I haven’t checked all the applications I’d like to use, the ones I found myself booting to XP the most were A/V stuff like Foobar2000, MediaMonkey, EAC, etc.  But the good news is that under Leopard Darwine v1.21.1 runs Foobar2000 just fine, a fine Wine if you will (hah).  So that’s exciting.  Codeweavers sells something similar called CrossOver but Darwine is free and I figured since I already had X11 installed it was worth a shot.  Pretty cool stuff.

Darwine

Darwine

I am Netatalk you are Netatalk we are Netatalk

What happens to a dream deferred? Does it dry up like a raisin in the sun?  Or does it spend all weekend working out Ubuntu 8.04 command line shell commands to make a beautiful thing happen?  Namely, mount an Apple Time Capsule share over ethernet via Samba/CIFS and and then serve the data via mt-daapd to iTunes and Airport Express.  All from the command line baby.  Yeah.  Compile that package of Netatalk with libcrack2 and ssl. Talk to me dirty with inexplicable buffer writes in  vi baby.  And you’ll do a lot of apt-get.  And if you’re lucky you’ll do a few apt-get purge(s) thrown in there for good measure.

What about mounting the Time Capsule in Ubuntu?  Shouldn’t that be simple beans? You know, smbclient, smbfs, and GO right? It just works.  Hah. Apple doesn’t exactly have a support page for this sort of thing.  The crux of it for me was the domain=workgroup option, and figuring out that with Netatalk everything referenced .local addresses no the local IPs for some reason.  Whatever.  The FLAC flows now.  OGG, wavpac, you name it, this little Linux machine can serve it to iTunes whole.  No more dealing with that cursed iTunes XML library.  Unless of course you want to put music on your iPod.  I still don’t have that part completely figured out.  My feeling is you copy and add music as you want it on your iPod.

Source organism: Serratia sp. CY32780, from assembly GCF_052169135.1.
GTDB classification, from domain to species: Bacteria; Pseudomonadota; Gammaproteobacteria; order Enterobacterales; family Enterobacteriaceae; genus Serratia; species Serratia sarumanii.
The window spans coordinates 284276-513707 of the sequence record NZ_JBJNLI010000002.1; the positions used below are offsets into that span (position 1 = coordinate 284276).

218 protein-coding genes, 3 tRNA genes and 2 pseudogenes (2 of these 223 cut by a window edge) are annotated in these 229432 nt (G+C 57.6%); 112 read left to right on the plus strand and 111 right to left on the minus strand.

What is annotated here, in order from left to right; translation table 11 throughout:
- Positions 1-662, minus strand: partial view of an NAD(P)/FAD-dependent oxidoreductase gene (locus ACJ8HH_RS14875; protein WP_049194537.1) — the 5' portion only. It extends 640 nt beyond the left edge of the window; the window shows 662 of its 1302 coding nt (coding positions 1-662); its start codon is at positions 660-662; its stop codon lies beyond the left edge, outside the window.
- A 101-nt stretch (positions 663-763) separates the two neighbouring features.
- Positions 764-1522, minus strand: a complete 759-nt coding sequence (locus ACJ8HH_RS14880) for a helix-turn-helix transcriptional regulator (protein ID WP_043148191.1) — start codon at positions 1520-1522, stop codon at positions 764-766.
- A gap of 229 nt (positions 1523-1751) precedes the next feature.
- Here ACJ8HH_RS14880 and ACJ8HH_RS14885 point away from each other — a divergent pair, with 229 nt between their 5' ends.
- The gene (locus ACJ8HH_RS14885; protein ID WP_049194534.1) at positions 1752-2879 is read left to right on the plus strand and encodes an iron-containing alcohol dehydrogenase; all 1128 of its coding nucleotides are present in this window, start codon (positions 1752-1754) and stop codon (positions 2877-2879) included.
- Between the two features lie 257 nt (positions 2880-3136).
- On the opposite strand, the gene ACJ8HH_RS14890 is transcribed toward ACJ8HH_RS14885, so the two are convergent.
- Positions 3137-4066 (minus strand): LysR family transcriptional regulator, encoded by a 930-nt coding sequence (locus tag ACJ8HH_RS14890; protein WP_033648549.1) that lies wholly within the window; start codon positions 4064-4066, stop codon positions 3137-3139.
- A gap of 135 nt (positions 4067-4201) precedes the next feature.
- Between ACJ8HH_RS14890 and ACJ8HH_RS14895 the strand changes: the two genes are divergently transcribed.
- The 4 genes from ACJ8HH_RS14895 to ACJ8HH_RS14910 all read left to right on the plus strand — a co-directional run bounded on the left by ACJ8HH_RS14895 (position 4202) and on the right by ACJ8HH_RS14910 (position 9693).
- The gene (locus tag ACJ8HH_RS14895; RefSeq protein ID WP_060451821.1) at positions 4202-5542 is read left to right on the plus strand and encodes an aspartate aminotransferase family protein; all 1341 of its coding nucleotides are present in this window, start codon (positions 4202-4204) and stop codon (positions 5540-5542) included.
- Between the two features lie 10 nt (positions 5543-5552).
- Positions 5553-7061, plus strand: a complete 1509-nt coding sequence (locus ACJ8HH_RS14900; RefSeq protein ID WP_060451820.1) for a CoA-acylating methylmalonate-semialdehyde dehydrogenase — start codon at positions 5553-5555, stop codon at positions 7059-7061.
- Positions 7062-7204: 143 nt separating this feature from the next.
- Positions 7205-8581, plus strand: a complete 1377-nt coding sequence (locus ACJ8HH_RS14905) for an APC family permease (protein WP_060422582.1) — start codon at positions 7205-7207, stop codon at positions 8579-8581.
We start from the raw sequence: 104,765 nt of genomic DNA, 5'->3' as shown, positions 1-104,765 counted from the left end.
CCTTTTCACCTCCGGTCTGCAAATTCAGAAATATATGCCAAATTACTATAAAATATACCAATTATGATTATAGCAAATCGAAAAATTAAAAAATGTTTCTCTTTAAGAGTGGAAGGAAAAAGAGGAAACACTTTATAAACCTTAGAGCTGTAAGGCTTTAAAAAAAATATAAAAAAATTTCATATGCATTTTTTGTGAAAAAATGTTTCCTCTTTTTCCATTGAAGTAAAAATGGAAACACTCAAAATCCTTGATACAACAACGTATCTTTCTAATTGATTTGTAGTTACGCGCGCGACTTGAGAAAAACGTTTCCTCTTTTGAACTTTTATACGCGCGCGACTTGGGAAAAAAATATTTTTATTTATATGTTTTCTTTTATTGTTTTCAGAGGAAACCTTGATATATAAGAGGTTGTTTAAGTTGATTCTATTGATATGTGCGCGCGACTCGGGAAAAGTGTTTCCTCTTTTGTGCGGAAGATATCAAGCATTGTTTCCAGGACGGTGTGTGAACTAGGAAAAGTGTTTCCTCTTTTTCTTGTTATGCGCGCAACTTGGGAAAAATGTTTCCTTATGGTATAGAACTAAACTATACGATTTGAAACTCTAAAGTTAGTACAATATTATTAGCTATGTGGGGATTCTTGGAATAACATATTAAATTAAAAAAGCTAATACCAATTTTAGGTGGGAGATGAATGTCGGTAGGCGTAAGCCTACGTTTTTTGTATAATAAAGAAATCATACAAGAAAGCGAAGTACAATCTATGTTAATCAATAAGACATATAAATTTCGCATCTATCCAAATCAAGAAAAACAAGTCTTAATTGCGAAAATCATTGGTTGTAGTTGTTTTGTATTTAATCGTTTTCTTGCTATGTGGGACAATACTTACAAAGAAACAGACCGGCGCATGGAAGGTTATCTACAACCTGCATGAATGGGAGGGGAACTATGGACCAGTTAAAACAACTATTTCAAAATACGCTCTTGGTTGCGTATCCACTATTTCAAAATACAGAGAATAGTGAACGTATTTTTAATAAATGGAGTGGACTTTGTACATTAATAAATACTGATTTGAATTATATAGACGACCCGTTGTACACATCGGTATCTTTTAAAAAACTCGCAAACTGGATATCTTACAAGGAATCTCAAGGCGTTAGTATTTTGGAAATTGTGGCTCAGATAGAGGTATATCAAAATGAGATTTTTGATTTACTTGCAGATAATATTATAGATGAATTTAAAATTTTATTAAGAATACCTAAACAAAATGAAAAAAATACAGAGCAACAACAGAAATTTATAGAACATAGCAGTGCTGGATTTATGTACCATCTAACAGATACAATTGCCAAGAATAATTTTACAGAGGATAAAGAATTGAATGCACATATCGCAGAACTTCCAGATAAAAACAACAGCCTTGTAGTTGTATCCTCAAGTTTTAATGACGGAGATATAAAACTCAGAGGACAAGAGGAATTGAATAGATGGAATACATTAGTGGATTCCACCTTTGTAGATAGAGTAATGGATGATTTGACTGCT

Airport Extreme! Broadcom! Oh my!

So, if you don’t care about wireless data connections and or OS X & XP you should ignore this post. I recently did a little 802.11n upgrade to my aging Core Duo Macbook Pro and I bought an “official” Apple 802.11n Airport Card that has 2 antenna wire inputs. It’s chipset is the Broadcom BCM4328. My Apple System Profiler polls this as Broadcom BCM43xx 1.0 (5.10.38.9) and in Windows XP it clearly shows up as the BCM4328. Now, shouldn’t this be all good? Well sort of, there have been some problems.

Under OS X 802.11n (ie Airport Extreme) works like gang busters over the Time Capsule but it seems my 802.11g performance has taken a huge hit. And under XP SP3 both my g/n performance has degraded. So what’s the deal? Well it seems I should’ve gone with an older version of this chipset.

Apparently the BCM94321MC aka the Dell 1500 Part Number NJ449 was the original version, which worked well for people under Tiger. There obviously are other options, but the key here was the 4321 chipset as opposed to the newer 4328 chipset. So what’s the issue? I don’t know. I imagine the XP drivers aren’t fully up to date. And I also imagine 802.11n MIMO works better with 3 antennas which is why the newer Core 2 Duo machines come with the 3 antenna input Atheros wireless cards. Can I add a third antenna wire and put in the Atheros? I don’t know. Should I sell the one I installed and try the $30 Dell 1500 NJ449? I would say yes.